Our flight to Iceland started in Germany with summer darkness, which was far from reaching its maximum. To the north over Germany and to the northwest over Scotland, th edusk could be seen in the west, and after not too long already the dawn in the east. The topology of the sphere allows us to see the evening in the left plane window and the morning in the right plane window.
Red clouds, sometimes dense, sometimes filigree, hovered over an almost closed cloud cover over the sea. Seeing the sun was reserved for the captain of the flight.
After a Covid test, we had to go into quarantine. Outside it was still bright as in our home on a winter afternoon at 4 pm. Everything was deserted, so I took a photo session at the harbor without violating the purpose of the quarantine. I was greeted by a strong eruption of the Krýsuvík-volcano system in the Fagradalsfjall mountains, for which I was only partially equipped in camera technology.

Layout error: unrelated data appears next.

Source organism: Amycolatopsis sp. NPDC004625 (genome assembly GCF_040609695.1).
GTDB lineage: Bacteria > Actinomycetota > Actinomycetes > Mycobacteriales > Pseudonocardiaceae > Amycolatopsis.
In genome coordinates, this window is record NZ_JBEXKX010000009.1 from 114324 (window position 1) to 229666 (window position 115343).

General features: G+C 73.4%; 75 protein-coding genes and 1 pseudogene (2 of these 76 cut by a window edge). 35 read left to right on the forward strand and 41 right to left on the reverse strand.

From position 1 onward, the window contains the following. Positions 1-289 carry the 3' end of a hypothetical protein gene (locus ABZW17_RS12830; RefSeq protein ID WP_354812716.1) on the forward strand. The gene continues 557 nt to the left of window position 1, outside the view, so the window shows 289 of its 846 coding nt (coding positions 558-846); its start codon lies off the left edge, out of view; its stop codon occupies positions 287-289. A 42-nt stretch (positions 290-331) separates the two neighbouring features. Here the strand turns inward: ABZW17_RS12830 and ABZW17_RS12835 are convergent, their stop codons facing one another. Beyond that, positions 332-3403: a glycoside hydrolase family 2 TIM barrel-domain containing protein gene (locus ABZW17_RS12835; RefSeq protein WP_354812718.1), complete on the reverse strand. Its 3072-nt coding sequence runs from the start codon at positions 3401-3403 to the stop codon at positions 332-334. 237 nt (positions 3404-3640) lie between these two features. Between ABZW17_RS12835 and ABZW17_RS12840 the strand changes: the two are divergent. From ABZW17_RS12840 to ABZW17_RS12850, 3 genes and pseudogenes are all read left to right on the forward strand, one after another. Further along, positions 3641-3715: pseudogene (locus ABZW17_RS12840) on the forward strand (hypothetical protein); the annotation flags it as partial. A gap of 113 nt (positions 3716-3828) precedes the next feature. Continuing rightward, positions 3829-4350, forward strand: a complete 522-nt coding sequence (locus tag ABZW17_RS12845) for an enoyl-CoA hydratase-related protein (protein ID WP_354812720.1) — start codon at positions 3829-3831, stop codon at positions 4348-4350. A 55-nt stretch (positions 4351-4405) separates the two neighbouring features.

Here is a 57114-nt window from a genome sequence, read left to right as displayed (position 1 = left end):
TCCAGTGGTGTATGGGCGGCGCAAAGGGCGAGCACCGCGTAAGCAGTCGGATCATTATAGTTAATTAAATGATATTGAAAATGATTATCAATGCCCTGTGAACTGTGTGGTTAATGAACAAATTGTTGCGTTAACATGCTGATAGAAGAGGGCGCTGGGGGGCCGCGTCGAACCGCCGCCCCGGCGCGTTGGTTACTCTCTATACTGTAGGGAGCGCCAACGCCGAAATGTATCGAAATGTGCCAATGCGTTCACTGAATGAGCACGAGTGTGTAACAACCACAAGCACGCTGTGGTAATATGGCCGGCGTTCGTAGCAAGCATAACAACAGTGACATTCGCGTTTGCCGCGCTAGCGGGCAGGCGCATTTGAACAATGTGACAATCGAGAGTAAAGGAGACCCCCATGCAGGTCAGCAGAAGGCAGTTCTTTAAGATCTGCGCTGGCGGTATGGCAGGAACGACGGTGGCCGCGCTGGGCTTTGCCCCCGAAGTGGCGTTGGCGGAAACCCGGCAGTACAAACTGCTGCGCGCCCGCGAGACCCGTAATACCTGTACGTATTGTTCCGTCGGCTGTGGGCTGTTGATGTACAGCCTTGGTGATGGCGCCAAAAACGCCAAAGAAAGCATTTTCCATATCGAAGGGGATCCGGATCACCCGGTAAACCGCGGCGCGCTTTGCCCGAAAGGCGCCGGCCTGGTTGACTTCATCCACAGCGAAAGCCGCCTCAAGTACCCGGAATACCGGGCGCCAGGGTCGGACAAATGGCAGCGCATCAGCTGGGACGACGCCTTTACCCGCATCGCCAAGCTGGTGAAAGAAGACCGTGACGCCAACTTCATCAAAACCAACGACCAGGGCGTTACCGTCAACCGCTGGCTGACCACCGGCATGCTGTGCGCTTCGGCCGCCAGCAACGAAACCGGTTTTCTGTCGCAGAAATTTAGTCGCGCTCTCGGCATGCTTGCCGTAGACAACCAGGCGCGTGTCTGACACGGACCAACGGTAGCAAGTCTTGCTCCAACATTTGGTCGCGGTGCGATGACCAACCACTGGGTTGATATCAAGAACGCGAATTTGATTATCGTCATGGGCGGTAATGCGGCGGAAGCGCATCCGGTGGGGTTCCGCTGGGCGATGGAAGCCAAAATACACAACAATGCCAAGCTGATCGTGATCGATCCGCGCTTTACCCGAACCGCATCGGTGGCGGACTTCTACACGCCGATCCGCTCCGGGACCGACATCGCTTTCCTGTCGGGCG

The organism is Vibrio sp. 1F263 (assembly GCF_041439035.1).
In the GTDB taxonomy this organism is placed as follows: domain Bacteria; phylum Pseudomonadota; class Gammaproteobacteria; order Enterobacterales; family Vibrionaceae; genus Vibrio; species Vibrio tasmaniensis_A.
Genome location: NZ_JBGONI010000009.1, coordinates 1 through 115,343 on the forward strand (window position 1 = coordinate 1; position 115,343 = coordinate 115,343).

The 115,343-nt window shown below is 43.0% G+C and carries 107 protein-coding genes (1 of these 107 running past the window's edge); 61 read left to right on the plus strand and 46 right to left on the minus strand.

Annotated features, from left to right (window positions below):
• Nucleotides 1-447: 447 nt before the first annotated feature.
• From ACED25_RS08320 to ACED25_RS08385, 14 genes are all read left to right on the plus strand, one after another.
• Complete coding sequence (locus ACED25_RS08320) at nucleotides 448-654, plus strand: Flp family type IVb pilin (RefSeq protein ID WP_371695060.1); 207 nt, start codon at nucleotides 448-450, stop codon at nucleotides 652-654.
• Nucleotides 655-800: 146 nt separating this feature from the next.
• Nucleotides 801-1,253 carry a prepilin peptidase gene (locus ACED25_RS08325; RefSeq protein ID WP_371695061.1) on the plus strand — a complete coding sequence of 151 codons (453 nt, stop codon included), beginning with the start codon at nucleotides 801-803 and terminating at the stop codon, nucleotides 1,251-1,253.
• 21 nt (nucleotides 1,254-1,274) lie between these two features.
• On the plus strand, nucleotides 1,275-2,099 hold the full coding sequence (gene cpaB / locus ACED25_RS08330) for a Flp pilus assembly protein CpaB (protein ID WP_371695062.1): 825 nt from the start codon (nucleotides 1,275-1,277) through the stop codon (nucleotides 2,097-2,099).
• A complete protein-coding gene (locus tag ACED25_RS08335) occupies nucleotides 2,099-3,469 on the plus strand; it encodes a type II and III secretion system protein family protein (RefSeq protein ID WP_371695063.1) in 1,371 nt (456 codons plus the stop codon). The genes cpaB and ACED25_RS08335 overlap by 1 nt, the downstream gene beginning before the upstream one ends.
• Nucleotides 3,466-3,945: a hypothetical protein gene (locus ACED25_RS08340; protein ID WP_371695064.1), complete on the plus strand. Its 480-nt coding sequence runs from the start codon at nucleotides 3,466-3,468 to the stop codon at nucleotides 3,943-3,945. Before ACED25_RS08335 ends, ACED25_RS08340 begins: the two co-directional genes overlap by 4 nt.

In the morning I was able to see the volcanic region again from the pool of the hotel. A half-full wine glass was on the edge. In the night three young mermaid have had loudly their fun in this pool.
In the evening in Keitum we went after dinner in a pub a little walk. The light of the sunset was special and it changed continuously with the cloud train. After all, there was quite a bit of wind to be felt. Within less than 1 hour I took many pictures, leaning on fence posts to be less shaky.
Initially, there were phases with almost homogeneous cloud backgrounds.
The simple geometry of the lateral image of St. Severin calmed the increasingly wild sky.For a moment it looked like thunderstorms. A crack went through the clouds that reminded me of an old church song.
However, the threat of an approaching thunderstorm dissolved without a single drop of rain and the setting sun colored the clouds before we got back into the car for the drive home.